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Synovitis detected on magnetic resonance imaging and its relation to pain and cartilage loss in knee osteoarthritis
  1. Catherine L Hill (catherine.hill{at}
  1. Queen Elizabeth Hospital, Australia
    1. David J Hunter (djhunter{at}
    1. Boston University, United States
      1. Jingbo Niu (niujp{at}
      1. Boston University, United States
        1. Margaret Clancy (mclancy{at}
        1. Boston University, United States
          1. Ali Guermazi (ali.guermazi{at}
          1. Synarc, Inc., United States
            1. Harry Genant (harry.genant{at}
            1. Synarc, Inc, United States
              1. Daniel Gale (drgale{at}
              1. va Boston Healthcare system, United States
                1. Andrew Grainger ({at}
                1. Leeds Teaching Hospitals Trust, United Kingdom
                  1. Philip G Conaghan (p.conaghan{at}
                  1. University of Leeds, United Kingdom
                    1. David T Felson (dfelson{at}
                    1. Boston University, United States


                      Objective: To examine the relationship between longitudinal fluctuations in synovitis with change in pain and cartilage in knee osteoarthritis.

                      Methods: Study subjects were patients 45 years of age and older with symptomatic knee osteoarthritis from the Boston Osteoarthritis of the Knee Study. Baseline and follow-up assessments at 15 and 30 months including knee magnetic resonance imaging (MRI), BMI and pain assessment (VAS) over the last week. Synovitis was scored at 3 locations (infrapatellar fat pad, suprapatellar and intercondylar regions) using a semi-quantitative scale (0-3) at all 3 time points on MRI. Scores at each site were added to give a summary synovitis score (0-9).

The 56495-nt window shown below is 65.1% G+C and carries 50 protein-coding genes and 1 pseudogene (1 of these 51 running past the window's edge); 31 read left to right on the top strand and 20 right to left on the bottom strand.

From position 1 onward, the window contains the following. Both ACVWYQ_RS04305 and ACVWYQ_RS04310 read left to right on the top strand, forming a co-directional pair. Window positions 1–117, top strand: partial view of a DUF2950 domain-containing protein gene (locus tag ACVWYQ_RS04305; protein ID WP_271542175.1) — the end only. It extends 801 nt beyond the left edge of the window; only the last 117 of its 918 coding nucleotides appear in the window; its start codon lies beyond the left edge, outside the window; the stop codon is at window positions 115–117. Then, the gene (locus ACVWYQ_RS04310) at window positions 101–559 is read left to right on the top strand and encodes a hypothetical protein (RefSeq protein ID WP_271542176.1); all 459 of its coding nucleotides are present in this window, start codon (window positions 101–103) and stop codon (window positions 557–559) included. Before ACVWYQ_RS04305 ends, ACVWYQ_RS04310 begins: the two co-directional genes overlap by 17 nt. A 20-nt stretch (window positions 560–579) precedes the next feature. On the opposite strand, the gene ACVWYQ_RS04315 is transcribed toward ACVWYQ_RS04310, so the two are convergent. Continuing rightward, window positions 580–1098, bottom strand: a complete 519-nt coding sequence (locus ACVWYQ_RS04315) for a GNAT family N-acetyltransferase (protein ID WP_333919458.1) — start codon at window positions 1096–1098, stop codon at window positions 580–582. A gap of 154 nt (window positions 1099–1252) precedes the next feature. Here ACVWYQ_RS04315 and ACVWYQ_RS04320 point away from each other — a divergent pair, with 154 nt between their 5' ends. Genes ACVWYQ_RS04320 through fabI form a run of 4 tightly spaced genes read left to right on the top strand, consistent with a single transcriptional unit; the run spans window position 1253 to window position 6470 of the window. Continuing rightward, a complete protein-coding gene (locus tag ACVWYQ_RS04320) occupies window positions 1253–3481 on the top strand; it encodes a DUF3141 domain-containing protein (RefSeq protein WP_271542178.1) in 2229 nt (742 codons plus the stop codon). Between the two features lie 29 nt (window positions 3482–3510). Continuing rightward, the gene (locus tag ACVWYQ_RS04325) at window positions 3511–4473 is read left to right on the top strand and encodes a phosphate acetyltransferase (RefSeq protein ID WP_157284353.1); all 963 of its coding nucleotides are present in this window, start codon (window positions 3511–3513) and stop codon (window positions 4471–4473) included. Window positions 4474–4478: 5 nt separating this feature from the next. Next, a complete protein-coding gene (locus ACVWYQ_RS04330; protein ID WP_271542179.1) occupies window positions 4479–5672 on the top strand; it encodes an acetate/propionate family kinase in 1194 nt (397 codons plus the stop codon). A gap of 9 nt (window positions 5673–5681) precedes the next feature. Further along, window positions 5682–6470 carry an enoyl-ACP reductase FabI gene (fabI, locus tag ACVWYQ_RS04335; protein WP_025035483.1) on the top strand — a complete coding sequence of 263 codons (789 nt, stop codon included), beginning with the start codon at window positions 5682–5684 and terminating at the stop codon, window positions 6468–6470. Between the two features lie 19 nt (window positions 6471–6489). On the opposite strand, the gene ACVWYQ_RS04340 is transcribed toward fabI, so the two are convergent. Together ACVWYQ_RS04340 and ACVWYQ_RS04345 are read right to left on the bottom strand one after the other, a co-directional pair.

Results: We assessed 270 subjects whose mean ± SD age was 66.7 ± 9.2 years, BMI 31.5 ± 5.7kg/m2; 42% were female. There was no correlation of baseline synovitis with baseline pain score (r=0.09, p=0.17). Change in summary synovitis score was correlated with change in pain (r = 0.21, p=0.0003). An increase of one unit in summary synovitis score resulted in 3.15mm increase in VAS pain score (0-100 scale). Effusion change was not associated with pain change. Of the 3 locations for synovitis, changes in the infrapatellar fat pad were most strongly related to pain change. Despite cartilage loss occurring in over 50% of knees, synovitis was not associated with cartilage loss in either tibiofemoral or patellofemoral compartment.

                      Conclusions: Change in synovitis was correlated with change in knee pain, but not loss of cartilage. Treatment of pain in knee OA needs to consider treatment of synovitis.

                      • MRI
                      • cartilage
                      • osteoarthritis,knee
                      • pain

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